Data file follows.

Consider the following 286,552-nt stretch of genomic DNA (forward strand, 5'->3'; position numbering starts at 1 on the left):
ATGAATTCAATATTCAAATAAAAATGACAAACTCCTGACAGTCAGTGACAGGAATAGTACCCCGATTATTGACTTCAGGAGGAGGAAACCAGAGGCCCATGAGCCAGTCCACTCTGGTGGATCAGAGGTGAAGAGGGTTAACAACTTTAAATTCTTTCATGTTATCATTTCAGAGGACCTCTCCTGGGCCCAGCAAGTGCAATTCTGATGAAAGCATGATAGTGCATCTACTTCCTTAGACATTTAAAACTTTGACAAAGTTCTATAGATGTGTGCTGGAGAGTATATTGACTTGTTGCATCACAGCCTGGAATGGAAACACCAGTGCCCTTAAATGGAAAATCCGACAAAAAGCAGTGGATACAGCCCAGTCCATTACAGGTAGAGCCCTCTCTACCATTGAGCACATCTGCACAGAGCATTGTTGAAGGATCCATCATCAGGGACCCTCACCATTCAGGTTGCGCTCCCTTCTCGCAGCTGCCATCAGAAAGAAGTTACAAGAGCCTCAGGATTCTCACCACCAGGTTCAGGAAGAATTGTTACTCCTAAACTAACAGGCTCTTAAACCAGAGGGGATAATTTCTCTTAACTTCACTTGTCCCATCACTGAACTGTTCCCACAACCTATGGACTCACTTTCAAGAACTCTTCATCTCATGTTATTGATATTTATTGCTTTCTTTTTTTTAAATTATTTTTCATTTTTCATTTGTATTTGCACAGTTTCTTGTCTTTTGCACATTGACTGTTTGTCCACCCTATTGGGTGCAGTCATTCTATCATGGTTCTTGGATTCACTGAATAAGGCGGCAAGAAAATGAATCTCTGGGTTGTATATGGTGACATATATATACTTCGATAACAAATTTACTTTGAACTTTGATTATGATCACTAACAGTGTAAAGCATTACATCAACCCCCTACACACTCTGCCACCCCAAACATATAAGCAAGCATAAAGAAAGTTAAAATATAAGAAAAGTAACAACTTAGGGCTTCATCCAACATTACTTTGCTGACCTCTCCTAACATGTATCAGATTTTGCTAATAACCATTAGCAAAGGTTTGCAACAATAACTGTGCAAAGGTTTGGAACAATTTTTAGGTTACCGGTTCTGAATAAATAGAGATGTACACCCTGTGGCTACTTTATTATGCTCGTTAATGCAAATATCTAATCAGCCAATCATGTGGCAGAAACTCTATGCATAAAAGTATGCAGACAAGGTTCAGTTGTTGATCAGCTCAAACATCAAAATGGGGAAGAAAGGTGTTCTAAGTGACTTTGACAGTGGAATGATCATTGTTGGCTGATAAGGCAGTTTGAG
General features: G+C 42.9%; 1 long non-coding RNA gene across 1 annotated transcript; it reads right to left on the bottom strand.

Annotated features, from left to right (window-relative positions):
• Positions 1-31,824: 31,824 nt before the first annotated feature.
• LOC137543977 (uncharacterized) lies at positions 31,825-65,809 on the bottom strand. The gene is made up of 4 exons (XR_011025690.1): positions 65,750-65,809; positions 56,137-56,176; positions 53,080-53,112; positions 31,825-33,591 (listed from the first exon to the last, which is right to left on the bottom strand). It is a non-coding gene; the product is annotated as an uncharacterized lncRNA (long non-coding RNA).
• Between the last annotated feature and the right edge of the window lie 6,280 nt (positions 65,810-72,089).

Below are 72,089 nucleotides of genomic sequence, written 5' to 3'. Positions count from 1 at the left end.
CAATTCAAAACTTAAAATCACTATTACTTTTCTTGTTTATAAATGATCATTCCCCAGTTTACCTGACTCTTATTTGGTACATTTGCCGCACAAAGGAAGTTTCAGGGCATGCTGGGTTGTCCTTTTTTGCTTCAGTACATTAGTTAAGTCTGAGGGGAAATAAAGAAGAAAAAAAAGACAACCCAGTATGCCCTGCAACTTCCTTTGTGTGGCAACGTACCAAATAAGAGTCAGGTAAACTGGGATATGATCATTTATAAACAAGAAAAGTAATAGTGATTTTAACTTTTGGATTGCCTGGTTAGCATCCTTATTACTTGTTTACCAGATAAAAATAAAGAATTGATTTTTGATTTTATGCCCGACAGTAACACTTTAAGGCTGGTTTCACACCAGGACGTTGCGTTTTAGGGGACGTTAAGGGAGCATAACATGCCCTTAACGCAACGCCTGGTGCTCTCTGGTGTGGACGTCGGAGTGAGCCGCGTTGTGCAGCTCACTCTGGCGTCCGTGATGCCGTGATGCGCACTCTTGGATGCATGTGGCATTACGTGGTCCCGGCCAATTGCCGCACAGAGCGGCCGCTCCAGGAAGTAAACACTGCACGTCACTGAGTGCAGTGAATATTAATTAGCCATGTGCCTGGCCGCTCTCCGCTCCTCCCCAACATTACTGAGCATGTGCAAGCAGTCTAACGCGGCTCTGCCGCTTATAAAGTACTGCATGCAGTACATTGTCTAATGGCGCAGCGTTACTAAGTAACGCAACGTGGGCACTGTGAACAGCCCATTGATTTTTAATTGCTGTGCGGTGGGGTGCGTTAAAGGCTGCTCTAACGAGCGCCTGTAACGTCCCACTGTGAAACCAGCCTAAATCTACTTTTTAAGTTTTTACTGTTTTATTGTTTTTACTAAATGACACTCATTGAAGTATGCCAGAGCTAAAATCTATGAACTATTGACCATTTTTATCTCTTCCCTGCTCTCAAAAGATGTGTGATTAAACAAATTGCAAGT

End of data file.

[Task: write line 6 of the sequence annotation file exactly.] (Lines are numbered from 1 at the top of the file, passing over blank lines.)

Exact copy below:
• LOC137543977 (uncharacterized) lies at positions 31,825-65,809 on the bottom strand. The gene is made up of 4 exons (XR_011025690.1): positions 65,750-65,809; positions 56,137-56,176; positions 53,080-53,112; positions 31,825-33,591 (listed from the first exon to the last, which is right to left on the bottom strand). It is a non-coding gene; the product is annotated as an uncharacterized lncRNA (long non-coding RNA).